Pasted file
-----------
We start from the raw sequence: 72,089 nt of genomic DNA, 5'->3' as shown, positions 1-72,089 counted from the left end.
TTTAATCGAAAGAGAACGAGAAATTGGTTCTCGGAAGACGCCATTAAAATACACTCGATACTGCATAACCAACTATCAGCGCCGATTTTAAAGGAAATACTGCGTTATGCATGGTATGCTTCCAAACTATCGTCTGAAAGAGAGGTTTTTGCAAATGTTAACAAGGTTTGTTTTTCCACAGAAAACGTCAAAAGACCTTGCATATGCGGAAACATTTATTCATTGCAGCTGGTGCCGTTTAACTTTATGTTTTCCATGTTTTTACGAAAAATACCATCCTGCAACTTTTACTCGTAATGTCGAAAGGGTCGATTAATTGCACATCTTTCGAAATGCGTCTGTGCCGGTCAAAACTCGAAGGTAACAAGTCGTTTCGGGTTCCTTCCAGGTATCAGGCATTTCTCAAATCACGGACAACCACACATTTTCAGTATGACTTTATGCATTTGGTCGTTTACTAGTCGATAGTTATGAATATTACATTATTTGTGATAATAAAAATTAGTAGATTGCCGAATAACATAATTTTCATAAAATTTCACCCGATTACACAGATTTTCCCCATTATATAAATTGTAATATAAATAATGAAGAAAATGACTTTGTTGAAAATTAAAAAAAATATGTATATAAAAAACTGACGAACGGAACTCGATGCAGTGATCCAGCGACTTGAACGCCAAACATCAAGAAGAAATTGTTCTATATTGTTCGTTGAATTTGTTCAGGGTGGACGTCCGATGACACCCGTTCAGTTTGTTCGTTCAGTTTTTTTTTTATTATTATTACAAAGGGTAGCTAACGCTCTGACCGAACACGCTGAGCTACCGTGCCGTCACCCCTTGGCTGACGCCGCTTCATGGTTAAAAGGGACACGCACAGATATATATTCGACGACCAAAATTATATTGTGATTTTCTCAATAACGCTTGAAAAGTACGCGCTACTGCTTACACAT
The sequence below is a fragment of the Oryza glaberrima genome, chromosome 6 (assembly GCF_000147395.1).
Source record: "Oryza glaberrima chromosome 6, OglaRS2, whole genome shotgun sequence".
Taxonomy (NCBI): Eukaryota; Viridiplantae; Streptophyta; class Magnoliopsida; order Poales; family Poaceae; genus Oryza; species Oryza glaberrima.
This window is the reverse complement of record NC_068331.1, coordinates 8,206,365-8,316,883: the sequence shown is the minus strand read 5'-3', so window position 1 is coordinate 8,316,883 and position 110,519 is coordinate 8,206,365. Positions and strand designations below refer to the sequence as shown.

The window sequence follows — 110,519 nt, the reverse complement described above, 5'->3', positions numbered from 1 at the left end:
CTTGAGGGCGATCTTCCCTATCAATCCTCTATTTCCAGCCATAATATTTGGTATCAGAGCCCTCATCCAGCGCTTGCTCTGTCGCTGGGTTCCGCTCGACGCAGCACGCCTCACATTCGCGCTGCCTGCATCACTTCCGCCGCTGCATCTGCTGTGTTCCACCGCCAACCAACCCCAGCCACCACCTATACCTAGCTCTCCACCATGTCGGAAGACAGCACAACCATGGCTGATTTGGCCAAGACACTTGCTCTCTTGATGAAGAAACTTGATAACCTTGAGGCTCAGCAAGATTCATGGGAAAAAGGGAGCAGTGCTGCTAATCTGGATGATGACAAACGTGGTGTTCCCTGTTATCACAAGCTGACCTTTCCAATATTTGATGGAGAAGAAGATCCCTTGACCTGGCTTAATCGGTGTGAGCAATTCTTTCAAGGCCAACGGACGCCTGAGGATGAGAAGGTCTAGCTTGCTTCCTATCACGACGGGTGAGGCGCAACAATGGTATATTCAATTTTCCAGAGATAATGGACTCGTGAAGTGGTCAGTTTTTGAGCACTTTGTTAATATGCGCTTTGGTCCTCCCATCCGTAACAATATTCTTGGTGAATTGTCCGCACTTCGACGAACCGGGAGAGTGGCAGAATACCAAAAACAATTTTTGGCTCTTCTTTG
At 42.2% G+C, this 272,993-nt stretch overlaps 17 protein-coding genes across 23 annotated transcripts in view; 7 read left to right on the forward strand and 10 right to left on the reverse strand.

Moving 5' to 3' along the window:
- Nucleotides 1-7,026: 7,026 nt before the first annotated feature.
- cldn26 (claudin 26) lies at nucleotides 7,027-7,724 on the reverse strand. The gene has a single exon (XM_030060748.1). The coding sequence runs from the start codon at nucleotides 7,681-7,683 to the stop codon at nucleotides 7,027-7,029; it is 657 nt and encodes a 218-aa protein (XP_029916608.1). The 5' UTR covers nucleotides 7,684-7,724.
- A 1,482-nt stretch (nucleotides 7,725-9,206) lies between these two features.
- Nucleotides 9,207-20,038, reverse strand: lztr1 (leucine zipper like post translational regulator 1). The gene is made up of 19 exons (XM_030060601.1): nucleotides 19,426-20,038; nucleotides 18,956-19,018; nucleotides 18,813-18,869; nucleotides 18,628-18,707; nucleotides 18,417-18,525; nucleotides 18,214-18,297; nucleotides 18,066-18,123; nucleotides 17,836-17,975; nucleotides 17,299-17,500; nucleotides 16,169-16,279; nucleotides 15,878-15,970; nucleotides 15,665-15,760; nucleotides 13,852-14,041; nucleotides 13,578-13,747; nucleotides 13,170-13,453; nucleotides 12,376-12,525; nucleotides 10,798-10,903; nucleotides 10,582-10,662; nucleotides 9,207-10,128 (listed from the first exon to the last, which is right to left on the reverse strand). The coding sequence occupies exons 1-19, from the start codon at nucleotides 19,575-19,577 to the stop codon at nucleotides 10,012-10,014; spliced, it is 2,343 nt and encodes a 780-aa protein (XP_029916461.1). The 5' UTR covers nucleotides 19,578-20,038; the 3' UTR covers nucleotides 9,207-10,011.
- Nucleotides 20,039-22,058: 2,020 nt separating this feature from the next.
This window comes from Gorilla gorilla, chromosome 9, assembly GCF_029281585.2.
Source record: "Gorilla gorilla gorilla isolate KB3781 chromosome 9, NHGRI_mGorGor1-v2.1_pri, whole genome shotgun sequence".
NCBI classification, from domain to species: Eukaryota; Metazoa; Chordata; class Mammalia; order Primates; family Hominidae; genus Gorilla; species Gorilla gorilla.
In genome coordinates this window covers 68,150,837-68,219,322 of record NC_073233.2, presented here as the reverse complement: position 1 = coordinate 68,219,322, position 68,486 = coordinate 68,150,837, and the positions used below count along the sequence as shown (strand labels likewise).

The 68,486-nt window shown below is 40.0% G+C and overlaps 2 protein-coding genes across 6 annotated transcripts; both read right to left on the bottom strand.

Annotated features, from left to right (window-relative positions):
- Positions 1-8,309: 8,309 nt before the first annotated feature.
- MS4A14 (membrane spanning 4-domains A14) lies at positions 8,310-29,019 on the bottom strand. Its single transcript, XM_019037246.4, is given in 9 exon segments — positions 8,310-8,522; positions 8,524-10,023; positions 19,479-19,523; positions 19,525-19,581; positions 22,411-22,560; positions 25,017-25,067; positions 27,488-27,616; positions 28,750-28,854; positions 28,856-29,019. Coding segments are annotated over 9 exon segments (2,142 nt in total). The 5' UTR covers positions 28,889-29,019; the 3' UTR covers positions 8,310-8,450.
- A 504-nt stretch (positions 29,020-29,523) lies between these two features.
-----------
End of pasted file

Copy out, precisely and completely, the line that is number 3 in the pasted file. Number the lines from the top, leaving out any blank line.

The sequence below is a fragment of the Oryza glaberrima genome, chromosome 6 (assembly GCF_000147395.1).